FG:

Detention should be treated as a scarce resource, not a one-size-fits-all remedy for anyone that’s arrested. And alternatives to incarceration and alternatives to the process itself should be used wherever possible to reduce the harm and trauma that happens to people in the system. At a certain point that perspective was counter to the national trends, to incarcerate, incarcerate, incarcerate. If you lock people up, the judge can’t be blamed, the police can’t be blamed. If you take a risk and let people out or try to work with people, there’s a risk that they might reoffend.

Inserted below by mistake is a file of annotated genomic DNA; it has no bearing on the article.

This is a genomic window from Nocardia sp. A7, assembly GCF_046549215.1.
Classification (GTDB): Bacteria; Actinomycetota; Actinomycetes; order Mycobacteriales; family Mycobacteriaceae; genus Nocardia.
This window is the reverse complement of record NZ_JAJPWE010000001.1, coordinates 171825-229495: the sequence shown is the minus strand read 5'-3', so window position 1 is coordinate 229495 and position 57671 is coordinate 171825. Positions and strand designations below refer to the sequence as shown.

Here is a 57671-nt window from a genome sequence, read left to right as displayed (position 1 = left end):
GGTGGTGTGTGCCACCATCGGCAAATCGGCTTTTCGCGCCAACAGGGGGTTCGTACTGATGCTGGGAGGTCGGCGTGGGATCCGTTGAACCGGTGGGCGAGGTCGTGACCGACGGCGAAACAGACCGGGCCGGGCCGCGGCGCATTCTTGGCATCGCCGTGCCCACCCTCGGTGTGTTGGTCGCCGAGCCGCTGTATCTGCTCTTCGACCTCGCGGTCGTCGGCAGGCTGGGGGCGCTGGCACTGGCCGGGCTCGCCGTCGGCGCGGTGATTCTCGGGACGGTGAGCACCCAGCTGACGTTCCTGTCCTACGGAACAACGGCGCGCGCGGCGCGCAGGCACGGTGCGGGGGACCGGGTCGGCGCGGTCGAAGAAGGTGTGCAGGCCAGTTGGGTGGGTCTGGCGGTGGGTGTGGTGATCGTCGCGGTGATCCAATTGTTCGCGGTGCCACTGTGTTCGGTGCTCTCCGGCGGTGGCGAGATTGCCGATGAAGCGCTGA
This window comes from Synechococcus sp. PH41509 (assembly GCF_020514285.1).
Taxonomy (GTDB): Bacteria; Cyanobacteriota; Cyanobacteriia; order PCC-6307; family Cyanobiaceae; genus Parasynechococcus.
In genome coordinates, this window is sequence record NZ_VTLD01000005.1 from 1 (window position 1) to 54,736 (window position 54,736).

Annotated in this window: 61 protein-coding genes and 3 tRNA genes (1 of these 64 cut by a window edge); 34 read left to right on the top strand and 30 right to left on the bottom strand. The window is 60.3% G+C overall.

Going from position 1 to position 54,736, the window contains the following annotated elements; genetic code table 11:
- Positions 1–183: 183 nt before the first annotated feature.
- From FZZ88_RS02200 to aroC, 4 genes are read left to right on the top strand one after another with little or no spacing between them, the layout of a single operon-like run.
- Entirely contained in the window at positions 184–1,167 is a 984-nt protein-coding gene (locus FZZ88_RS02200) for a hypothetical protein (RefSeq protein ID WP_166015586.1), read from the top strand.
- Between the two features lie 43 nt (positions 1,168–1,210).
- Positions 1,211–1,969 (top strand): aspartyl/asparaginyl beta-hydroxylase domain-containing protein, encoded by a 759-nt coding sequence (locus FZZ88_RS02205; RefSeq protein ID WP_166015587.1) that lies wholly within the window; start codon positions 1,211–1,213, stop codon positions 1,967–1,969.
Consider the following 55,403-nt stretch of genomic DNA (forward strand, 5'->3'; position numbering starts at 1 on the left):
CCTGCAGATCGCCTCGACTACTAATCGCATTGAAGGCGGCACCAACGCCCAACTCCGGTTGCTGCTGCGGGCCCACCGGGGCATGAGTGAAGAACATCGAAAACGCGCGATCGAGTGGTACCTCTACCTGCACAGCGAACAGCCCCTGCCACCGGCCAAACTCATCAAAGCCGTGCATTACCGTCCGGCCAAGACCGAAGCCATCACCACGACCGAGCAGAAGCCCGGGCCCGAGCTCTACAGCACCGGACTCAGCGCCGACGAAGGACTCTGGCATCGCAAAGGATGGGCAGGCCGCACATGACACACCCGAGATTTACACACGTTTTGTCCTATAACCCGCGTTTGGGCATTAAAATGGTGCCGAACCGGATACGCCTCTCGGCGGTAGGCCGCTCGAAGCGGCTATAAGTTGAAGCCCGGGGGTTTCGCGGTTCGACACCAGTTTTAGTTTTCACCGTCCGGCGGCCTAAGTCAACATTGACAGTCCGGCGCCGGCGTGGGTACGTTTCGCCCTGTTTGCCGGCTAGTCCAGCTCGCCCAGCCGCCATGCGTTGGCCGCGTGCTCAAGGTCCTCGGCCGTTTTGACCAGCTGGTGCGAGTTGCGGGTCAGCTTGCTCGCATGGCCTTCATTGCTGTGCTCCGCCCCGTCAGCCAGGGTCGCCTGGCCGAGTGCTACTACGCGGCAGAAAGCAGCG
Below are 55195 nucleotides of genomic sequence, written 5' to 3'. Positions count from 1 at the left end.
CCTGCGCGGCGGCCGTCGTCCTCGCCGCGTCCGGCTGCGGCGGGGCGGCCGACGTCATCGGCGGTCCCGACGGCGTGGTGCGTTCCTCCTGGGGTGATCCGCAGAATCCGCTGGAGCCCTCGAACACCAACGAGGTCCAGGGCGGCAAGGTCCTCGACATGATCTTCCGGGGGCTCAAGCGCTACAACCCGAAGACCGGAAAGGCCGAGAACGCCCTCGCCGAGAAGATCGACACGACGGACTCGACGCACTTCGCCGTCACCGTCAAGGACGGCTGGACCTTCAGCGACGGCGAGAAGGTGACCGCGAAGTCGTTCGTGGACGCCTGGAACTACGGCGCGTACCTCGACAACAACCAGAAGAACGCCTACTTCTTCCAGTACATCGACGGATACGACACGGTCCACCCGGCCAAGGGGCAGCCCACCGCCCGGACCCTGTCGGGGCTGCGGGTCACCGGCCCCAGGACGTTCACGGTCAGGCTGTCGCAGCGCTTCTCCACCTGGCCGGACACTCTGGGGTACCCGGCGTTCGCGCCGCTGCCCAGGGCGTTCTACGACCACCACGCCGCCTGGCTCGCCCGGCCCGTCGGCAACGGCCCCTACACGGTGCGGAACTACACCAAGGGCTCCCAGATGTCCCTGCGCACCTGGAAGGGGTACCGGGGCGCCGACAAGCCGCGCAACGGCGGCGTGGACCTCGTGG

There was a dichotomy set up in the ‘70s between “rehabilitation” and “recidivism,” and any instance of recidivism then negated the whole idea of rehabilitation. Those words both had great power. If you talk to any of the practitioners in the field today, they’re talking about improved outcomes, that the minute the person comes to a jail, or a prison, there’s a plan made for their release, and everything that happens while they’re in the institution is about them returning to society, hopefully not more deeply traumatized than when they showed up and better prepared to succeed. So the posture of the justice system has shifted dramatically in my career. It’s very encouraging. I’d love to see it take root here in New York City, which in many ways has been behind.